Here’s why we need to decriminalise prostitution in the UK
More and more people are backing the decriminalisation of all sex work
As part of Women’s Committee’s 16 Days Against Gendered Violence, a debate took place in Coffee Revs over whether or not prostitution should be decriminalised in the UK. Despite excellent arguments from both sides, the audience were overwhelmingly in favour of decriminalisation.
It is not only Sheffield students who favour the decriminalisation of prostitution, over the past few years there has been a growing movement. Amnesty International and Jeremy Corbyn are both supporters and last year, Holbeck in Leeds became the first legal red-light district in the UK.
For a long time, prostitution has been viewed as inherent violence against women, but many feminists are backing decriminalisation. This is because women who are prostitutes do not currently have the same rights to healthcare and legal aid as women in other jobs. Successful decriminalisation would mean licensing laws, workers’ rights, legal protection and regular sexual health checks. All of this would make prostitution much safer.
It is clear that criminalising prostitution will not make it go away. It is one of the oldest trades in the world and it will probably exist in some form or other for hundreds of years into the future. Instead of tackling prostitution for its objectification of women, we must make sure that prostitutes are able to operate in the safest environment possible.
Out of all the men and women who work as prostitutes, the minority go into it through choice. Society has stigmatised the exchange of money for sex to such an extent that prostitution is seen as a sign of desperation. Those who enter the trade through economic need suffer most from its criminalisation. Much of society’s anger towards prostitution is misdirected. Surely we should be angry at a government that does not provide for women in need.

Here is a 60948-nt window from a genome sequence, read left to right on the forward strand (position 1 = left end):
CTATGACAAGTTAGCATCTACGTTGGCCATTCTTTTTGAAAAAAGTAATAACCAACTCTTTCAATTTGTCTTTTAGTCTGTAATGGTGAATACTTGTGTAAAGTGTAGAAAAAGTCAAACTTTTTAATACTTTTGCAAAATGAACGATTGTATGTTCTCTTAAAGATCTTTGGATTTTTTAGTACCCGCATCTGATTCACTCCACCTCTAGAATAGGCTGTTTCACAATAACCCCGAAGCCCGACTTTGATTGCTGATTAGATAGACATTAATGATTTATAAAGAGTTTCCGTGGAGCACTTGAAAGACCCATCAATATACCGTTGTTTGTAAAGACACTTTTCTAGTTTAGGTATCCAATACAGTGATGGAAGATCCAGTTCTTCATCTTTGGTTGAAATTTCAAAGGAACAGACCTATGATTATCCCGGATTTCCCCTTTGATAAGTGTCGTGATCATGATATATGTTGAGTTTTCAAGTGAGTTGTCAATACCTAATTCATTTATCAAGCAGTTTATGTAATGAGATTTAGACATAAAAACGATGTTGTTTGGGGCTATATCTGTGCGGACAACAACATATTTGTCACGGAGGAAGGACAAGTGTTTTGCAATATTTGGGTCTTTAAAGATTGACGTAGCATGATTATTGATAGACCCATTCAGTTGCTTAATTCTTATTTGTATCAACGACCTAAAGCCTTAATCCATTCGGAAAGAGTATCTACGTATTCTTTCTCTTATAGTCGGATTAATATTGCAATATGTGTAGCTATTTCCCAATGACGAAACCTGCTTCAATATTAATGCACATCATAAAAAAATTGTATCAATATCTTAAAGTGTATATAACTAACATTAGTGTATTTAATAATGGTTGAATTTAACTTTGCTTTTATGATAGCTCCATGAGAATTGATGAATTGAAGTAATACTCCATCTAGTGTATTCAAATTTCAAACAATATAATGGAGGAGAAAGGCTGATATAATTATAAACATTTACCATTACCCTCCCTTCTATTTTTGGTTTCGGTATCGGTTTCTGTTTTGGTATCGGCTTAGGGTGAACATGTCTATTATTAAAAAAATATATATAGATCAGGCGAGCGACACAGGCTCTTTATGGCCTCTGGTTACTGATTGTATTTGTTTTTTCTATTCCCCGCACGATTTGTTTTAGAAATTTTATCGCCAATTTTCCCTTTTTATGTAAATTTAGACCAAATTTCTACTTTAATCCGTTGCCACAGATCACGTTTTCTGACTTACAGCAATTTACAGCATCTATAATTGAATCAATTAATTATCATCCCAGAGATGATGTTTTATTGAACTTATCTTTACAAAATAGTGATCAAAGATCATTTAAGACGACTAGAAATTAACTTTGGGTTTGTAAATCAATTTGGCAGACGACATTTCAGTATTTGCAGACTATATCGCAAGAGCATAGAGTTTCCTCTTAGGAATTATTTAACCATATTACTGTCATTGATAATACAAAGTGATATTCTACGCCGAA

If it gets to the point where some women go into prostitution unwillingly just to be able to survive or provide for their children, then there is a problem with the overall system, not with the sex trade itself. Until we live in a society where everyone has enough money to live, how we can possibly criticise women who are drawn into prostitution? If the government cannot properly provide for these women then it should not criminalise what they do through necessity.
The strongest counter argument for decriminalisation is that, in country’s where prostitution is legal, human trafficking has increased, as demand has increased. However, legalisation could mean formal searches and licensing laws, as any legal brothel would be registered. Hopefully, eventually, this would bring more human traffickers to justice and reduce child prostitution.
Currently, when people are trafficked into the UK, they cannot seek justice if the work they are being forced into is also criminal. Furthermore, if they manage to escape their situation, they will lack access to mental health care or be unwilling to talk about their experience through fear and shame. If prostitutes get a criminal record, then it will be very difficult for them to move on, into a different line of work.
As long as prostitution is part of a criminal underworld, then it will always be dangerous. Prostitutes who are attacked and raped will find it more difficult to take their attackers to court. Decriminalisation would give prostitutes the same rights as all other workers. They would have the right to strike and the right to a minimum wage, meaning that corrupt pimps would no longer be able to operate.
In Sheffield, police are continuing to crack down on the red light district near Kelham Island, despite the success of the UK’s first legal red light district in nearby Leeds. Last year, a Sheffield massage parlour appeared on Channel 4 documentary “A Very British Brothel.” The parlour seems to offer a step towards legalising sex work. Run by women, the atmosphere is safe an accommodating.
Prostitution should be decriminalised in Sheffield, and the rest of the UK, to protect women and give prostitutes the same legal rights as other UK citizens.
(Featured Image: A Very British Brothel, Channel 4)